I thank-you for your reflections. It's hard to write about characters with few redeeming qualities. I'm not sure it's a tale anyone wants to hear again (the more you know about Booth, the tougher it gets).

Last edited on Sat Jan 4th, 2014 12:28 pm by wondering



 Posted: Sun Jan 5th, 2014 02:33 pm
   PM  Quote  Reply 
13th Post
wondering
Member


Joined: Tue Dec 31st, 2013
Location: Alberta Canada
Posts: 95
Status: 
Offline
Mana: 

  back to top

But Shakespeare did it all the time. ;)



 Posted: Sun Jan 5th, 2014 05:44 pm
   PM  Quote  Reply 
14th Post
Johan Steele
Life NRA,SUVCW # 48,Legion 352


Joined: Sat Dec 2nd, 2006
Location: South Of The North 40, Minnesota USA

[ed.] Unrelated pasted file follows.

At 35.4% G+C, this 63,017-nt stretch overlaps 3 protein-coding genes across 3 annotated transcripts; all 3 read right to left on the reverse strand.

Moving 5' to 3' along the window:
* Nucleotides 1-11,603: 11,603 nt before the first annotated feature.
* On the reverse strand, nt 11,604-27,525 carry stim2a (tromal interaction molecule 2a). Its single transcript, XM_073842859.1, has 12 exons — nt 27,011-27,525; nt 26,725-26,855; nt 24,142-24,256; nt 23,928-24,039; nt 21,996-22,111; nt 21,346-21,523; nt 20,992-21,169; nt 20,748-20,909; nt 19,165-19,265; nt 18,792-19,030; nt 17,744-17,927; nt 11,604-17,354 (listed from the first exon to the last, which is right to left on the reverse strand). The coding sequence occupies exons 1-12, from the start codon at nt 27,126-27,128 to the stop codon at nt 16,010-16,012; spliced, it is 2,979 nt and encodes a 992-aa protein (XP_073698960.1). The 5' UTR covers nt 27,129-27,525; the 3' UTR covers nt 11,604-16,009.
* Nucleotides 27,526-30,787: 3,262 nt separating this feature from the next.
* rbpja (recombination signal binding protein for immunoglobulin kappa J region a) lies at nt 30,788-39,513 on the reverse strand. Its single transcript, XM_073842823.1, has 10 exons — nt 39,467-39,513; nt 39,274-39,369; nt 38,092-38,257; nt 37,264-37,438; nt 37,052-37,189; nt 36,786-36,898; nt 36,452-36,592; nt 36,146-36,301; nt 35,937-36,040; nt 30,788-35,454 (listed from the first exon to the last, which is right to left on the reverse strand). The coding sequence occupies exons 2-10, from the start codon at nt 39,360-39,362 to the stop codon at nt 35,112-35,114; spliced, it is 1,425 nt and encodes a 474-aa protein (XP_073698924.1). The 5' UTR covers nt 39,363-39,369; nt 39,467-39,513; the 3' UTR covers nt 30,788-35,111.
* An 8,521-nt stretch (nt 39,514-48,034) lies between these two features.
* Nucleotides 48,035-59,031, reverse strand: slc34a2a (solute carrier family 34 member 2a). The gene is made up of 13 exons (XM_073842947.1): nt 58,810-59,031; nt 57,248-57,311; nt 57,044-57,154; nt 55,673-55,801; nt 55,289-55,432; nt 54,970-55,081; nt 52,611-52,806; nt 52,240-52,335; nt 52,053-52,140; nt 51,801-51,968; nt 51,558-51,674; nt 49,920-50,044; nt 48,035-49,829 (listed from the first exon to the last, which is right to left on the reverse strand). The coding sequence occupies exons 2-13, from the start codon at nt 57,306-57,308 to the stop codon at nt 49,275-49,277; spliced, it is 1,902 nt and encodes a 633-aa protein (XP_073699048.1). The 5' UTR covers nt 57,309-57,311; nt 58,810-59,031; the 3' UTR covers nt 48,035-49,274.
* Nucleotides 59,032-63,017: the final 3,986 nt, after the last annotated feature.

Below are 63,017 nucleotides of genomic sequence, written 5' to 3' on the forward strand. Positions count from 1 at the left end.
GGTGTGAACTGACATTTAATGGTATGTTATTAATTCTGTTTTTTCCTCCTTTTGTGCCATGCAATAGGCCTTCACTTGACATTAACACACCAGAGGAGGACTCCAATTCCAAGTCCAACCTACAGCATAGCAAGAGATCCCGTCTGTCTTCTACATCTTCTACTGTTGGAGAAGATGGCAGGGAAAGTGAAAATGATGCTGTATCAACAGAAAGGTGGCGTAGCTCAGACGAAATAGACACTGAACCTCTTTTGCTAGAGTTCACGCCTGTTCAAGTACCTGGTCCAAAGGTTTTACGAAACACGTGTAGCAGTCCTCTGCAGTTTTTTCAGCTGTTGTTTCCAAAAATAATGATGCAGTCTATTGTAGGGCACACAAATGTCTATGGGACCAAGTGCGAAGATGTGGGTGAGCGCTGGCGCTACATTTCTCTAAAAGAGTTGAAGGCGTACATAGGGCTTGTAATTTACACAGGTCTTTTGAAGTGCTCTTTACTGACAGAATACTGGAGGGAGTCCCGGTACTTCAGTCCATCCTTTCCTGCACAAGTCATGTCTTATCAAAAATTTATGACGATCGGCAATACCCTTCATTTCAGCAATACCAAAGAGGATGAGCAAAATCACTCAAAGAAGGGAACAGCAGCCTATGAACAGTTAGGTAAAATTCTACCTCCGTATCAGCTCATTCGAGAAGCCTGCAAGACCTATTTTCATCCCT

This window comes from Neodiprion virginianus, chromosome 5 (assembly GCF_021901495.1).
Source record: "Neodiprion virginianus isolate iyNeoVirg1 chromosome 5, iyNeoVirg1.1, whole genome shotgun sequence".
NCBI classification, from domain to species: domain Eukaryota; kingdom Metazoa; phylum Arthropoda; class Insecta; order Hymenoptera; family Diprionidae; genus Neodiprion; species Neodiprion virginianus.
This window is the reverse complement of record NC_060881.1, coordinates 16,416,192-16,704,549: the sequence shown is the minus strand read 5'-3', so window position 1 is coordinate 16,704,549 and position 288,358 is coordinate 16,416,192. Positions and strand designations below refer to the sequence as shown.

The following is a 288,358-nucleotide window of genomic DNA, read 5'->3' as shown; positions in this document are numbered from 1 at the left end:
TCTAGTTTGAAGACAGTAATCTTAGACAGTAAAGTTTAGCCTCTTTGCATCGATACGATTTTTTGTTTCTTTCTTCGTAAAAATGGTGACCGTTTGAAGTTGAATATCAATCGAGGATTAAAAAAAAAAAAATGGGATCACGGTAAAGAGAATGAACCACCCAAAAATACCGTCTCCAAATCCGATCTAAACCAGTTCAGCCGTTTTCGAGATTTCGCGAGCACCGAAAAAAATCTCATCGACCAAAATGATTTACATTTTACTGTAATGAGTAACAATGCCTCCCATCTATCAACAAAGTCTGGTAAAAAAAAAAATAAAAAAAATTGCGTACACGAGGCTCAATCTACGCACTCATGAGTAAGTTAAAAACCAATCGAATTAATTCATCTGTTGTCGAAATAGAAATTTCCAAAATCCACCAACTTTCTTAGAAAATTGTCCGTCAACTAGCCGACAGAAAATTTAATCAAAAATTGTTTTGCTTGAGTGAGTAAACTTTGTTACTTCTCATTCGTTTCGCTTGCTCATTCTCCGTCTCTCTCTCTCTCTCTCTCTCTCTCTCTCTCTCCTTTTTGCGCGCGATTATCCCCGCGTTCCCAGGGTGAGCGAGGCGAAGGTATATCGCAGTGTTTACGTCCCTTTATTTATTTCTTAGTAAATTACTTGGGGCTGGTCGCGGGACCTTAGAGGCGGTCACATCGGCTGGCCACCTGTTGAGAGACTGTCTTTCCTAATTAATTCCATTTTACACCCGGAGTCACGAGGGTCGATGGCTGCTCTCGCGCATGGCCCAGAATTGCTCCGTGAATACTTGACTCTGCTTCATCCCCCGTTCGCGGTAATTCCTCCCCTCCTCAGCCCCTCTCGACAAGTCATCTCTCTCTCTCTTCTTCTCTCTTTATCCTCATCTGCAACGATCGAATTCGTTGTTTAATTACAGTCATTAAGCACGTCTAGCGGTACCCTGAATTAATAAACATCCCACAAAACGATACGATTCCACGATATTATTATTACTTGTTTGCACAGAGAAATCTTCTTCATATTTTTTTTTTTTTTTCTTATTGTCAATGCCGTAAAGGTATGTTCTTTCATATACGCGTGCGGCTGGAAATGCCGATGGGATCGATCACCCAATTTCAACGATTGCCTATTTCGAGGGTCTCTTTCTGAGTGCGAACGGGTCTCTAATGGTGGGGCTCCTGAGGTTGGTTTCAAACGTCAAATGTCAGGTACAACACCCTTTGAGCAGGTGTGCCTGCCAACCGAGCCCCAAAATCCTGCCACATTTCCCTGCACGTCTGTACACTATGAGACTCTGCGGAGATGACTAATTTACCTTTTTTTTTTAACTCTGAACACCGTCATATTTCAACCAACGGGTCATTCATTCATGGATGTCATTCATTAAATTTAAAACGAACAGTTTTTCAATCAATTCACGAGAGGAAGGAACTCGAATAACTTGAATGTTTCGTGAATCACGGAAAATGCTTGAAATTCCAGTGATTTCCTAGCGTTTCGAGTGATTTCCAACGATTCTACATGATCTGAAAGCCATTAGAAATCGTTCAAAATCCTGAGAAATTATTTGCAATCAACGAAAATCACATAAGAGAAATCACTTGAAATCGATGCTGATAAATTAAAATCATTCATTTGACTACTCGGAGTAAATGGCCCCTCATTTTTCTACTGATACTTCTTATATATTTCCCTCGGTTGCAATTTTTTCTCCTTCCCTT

Posts: 1065
Status: 
Offline
Mana: 

  back to top

I agree, the more I have learned about Booth the more I dislike him. That said the events surrounding the Lincoln assassination are compelling and interesting. Unfortunately, it's like watching a car wreck that you are helpless to prevent.



 Posted: Mon Jan 6th, 2014 12:23 am
   PM  Quote  Reply 
15th Post
Hellcat
Root Beer Lover


Joined: Tue Nov 15th, 2005
Location: USA
Posts: 867
Status: 
Offline
Mana: 

  back to top

Well as a species it seems we do like accidents as long as we're not the ones involved. Even if you're not there to actually see the accident occur it seems that most of us have to turn and look when we come upon an accident to see how bad it was. Especially so when we see a wrecker, ambulance, and fire truck present at the scene as they are like a beacon that it's a bad accident and at least one car isn't going to be driving away. And it's not just accidents, either. How many people see fire trucks go by and wonder where their going? Of that number how many actually end up following to see where there going?